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Jacqueline Monahan's Movie Reviews

Jack the Giant Slayer | Nicholas Hoult, Ewan McGregor, Eleanor Tomlinson, Stanley Tucci, Ian McShane, Bill Nighy | Review

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3 Chicks SmallJacqueline Monahan

Jacqueline  Monahan

Las Vegas Round The Clock
http://www.lasvegasroundtheclock.com
Jacqueline Monahan is an educator for the GEAR UP program at UNLV.
She is also an entertainment reporter for Lasvegasroundtheclock.com
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Jack the Giant Slayer | Nicholas Hoult, Ewan McGregor, Eleanor Tomlinson, Stanley Tucci, Ian McShane, Bill Nighy | Review

The movie’s tagline declares, “If you think you know the story, you don’t know Jack.”

Some elements of the children’s fairytale have changed for this big 3D, CGI re-imagined version, but you’ll recognize enough of the story to pique your interest, if only out of curiosity.

Magic beans grow a mega-vine into the clouds where a race of foul, ogre-like giants with a taste for human flesh live together in Gantua, a female-less bachelorhood on a sky plateau full of fields, ponds, sheep flocks, and communal caves.  Earth was their former realm, humans their favorite snack, until inaccessibility and a magic crown (whoever wears it rules the giants) have cut off the two civilizations for so many years, that the ancient stories have become mythical legends, told as bedtime stories to children.

A series of events leads to a stalk eruption for farm boy Jack (Nicholas Hoult) a resident of the Kingdom of Cloister, and his surprise visitor Princess Isabelle (Eleanor Tomlinson), pushing her royal highness (and Jack’s own house) up into danger while he remains helplessly on the ground.

King Brahmwell (Ian McShane) sends Jack, along with his shady adviser Roderick (Stanley Tucci), a trusted knight, Elmont (Ewan McGregor) and a dozen more hapless men to brave Gantua and rescue Isabelle.  Most of this latter gang serve to illustrate what happens when you don’t have a speaking role in a perilous story.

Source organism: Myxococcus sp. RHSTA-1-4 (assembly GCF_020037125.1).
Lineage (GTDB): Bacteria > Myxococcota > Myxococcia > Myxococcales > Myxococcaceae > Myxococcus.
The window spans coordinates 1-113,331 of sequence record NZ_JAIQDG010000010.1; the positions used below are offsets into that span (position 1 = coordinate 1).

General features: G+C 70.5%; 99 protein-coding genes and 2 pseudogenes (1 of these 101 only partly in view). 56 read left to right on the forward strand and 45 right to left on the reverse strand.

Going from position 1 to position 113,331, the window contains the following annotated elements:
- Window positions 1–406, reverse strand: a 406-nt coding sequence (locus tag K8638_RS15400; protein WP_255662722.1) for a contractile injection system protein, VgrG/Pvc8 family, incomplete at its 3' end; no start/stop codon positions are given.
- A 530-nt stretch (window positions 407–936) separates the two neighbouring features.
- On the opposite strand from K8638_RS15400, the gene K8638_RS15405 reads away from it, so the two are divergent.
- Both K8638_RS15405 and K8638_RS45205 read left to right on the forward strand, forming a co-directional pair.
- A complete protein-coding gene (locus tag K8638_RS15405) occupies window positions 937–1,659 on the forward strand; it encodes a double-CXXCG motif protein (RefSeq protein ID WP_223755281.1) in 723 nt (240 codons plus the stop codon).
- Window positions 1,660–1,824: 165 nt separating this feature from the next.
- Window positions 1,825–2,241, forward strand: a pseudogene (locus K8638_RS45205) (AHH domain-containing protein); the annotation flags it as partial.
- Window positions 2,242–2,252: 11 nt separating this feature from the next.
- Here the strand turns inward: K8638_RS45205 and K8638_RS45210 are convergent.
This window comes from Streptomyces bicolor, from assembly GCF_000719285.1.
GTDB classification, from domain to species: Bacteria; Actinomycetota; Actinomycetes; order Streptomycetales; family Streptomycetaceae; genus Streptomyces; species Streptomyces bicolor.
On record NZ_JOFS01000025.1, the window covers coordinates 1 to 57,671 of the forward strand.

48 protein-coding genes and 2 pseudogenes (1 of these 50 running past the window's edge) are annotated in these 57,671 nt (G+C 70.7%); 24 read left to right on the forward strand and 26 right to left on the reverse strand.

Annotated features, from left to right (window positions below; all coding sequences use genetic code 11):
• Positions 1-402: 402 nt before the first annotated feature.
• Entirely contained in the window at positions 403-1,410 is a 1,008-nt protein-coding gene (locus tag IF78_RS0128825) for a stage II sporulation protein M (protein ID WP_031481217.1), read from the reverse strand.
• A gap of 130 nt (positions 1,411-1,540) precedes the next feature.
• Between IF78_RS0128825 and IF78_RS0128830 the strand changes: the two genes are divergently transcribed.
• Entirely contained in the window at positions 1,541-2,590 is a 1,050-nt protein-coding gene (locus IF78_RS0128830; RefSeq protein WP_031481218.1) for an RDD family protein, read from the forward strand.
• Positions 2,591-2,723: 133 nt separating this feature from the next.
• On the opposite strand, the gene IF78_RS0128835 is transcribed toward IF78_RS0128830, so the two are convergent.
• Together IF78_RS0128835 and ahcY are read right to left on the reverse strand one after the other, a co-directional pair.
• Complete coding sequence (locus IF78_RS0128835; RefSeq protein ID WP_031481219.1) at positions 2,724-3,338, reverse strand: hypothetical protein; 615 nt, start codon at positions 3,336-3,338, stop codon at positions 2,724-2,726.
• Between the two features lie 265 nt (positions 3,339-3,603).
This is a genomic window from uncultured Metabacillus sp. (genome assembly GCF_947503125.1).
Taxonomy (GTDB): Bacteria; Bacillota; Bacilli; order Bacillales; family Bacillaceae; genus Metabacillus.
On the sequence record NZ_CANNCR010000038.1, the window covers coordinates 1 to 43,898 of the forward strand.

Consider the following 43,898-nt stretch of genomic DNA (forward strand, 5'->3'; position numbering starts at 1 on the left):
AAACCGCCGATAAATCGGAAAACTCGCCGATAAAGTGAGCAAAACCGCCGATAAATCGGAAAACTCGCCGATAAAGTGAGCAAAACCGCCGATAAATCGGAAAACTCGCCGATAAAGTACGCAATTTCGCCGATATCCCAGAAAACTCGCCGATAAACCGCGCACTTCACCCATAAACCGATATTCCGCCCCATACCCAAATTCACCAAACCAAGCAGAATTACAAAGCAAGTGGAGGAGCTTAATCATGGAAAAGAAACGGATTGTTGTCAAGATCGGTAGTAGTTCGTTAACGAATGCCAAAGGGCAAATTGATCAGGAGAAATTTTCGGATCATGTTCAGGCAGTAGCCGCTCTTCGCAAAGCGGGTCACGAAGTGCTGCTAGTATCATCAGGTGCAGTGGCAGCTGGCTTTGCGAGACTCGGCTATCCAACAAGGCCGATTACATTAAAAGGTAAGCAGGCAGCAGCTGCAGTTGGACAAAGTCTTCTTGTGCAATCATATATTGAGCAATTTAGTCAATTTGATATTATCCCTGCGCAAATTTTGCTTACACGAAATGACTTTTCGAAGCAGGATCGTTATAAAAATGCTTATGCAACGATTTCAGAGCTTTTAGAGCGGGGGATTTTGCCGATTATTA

Life on Gantua is not pleasant for the relatively tiny humans, but Roderick has a secret that endangers all the king’s men and the caged Isabelle (his fiancée, go figure) even more.  Then the giants find a way to return to earth, and all manner of CGI hell breaks loose.  That Jack–and-Isabelle-as-a-couple thing is a head scratcher, too, what with class differences and that betrothed-to-evil-Roderick issue as obstacles.

You can probably predict the ultimate ending, although there are some twists along the way.  Main badass giant leader Fallon (Bill Nighy) has a vestigial twin on his shoulder (a bit of an homage to 1962’s two headed clay-mation brute from Jack the Giant Killer).
 
The giants are legion and the crown is new to the game.  There is no magic hen, nor harp, but Fee-Fi-Fo-Fum is a familiar chant – hey, they had to keep something.  Romance blossoms, against all odds and almost without dialogue, between a poor farm boy and a princess.

This is a fairytale, all right.

Director Bryan Singer (The Usual Suspects, X-Men) and a team of writers try to give a wide audience what they think it wants, with mixed results.  Some of the sight gags deliver (pigs in a blanket are prepared with real pigs), but battle scenes can become tedious and the lack of chemistry between Hoult and Tomlinson is disappointing.

Ewan McGregor’s Elmont supplies more recognizable heroic qualities than our titular one possesses and is inserted into the story to shore up Jack’s wide-eyed awkwardness.  Stanley Tucci provides a human villain detour to further thicken the stuffed plot.

Tweens and teens will be entertained by the visuals, but adults may find the story lackluster with a heavy reliance on tricks (to the detriment of the tale).

Perhaps not knowing Jack is not such a bad thing after all.

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